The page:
Instead of bombs we thought we'd set it up so that an April Fools prankster hide all the Think Geek products awaiting shipment. Timmy needs to round them all up so as not to disappoint any of the Geeks. We planned to use actual Think Geek items, but what's currently in place are colored cubes with a letter code for testing my new routine which does on-the-fly color conversion. The TV Type option is used to select NTSC, PAL or SECAM. The red/green/blue below it are used to reinforce that you've selected the right value:
Attached Image

 

Think Geek's order numbers are in HEX so I planned to show the score using that. Some didn't care for this idea so I added an option to let the player select DECIMAL. I also whipped up that crude Think Geek logo, which Nathan would have expertly redone before the game shipped.

 

Jumpman has upward-only and downward-only ropes which are differentiated by their color and zig-zag pattern. Neither of those options is viable on the 2600, so I came up with the idea of using the missile/ball size setting to draw narrow ropes for going up and wide slides for going down:
Attached Image

 

We needed to go beyond Jumpman's world for the banana requirement, so I started working on an idea of conveyor belts and switches. The converor belts would create one-way platforms that could be controlled by throwing bananas at switches scattered around the level. This isn't functional yet as I was working out issues, which cropped up with using NUSIZx for the triplicate conveyor belt wheels, when the project ended.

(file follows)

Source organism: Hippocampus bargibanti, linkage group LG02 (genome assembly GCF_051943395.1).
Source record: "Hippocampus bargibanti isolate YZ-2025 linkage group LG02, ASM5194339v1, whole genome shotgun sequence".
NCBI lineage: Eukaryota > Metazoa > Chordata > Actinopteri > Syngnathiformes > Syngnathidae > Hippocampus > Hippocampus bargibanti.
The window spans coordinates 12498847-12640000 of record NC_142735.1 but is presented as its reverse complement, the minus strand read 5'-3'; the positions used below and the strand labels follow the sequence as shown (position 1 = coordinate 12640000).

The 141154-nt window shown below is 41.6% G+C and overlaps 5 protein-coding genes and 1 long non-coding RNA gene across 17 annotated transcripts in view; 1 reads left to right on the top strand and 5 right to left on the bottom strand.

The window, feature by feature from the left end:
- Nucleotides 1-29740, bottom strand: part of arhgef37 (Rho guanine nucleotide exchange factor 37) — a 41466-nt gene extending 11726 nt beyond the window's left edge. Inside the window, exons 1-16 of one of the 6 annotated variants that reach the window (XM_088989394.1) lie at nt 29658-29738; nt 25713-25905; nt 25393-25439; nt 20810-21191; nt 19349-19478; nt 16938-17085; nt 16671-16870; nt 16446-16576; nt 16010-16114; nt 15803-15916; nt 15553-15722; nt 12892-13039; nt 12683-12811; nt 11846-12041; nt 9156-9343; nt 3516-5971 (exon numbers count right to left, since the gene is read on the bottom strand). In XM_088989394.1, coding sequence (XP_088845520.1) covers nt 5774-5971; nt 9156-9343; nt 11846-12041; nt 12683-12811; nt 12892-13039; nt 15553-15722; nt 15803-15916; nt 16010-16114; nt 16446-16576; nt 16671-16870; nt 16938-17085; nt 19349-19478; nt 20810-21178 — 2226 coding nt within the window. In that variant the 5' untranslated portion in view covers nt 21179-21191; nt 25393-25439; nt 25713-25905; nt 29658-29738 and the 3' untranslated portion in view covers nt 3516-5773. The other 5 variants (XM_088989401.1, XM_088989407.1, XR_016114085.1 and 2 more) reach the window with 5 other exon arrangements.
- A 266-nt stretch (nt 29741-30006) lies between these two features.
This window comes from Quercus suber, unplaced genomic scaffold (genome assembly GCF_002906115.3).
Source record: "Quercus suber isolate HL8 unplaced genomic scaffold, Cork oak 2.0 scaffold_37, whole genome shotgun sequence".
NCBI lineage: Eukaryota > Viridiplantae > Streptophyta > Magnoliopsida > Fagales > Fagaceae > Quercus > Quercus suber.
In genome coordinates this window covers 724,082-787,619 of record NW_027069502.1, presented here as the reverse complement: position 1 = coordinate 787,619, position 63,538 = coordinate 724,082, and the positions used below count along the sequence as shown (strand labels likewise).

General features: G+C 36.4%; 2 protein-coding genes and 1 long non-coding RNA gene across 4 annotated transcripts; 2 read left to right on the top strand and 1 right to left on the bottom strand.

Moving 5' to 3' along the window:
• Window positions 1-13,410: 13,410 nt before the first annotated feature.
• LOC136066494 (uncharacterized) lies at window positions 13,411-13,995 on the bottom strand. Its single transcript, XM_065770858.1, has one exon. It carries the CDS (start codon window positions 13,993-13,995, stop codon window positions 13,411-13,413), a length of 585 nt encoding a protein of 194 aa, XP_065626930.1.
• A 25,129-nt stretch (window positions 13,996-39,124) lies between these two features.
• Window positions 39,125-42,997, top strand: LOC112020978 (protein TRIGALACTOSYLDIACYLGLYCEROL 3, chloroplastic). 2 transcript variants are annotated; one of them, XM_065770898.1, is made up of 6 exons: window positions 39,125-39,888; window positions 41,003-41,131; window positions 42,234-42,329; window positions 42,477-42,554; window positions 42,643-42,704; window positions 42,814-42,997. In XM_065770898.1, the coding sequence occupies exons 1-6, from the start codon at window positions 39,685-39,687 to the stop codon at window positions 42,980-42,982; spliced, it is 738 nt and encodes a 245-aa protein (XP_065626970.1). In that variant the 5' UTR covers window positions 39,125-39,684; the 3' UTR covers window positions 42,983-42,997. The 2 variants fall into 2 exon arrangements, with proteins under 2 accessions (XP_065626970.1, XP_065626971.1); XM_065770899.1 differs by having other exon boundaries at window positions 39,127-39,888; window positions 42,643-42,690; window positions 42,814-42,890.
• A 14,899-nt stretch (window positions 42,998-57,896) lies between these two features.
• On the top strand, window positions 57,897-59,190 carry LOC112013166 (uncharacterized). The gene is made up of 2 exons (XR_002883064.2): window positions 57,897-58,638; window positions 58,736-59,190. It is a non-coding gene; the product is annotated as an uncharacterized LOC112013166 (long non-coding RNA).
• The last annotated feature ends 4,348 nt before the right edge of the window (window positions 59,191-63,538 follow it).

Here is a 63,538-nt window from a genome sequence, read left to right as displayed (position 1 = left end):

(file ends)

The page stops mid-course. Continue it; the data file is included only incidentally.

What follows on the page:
Attached Image

 

So what happened? At the start of January we stopped getting input from Think Geek. I continued working on it due to the deadline, but we were getting more and more anxious as time went on. Finally in February we found out that there'd been a management shakeup at Think Geek and the project was now in limbo.

 

The project won't go to waste though as I plan to convert it into something else. I'm planning to work with batari and use this game to develop a bus-stuffing bankswitch format for the Harmony/Melody.

 

In the mean time, here's the current ROM and Source with the Think Geek logo removed: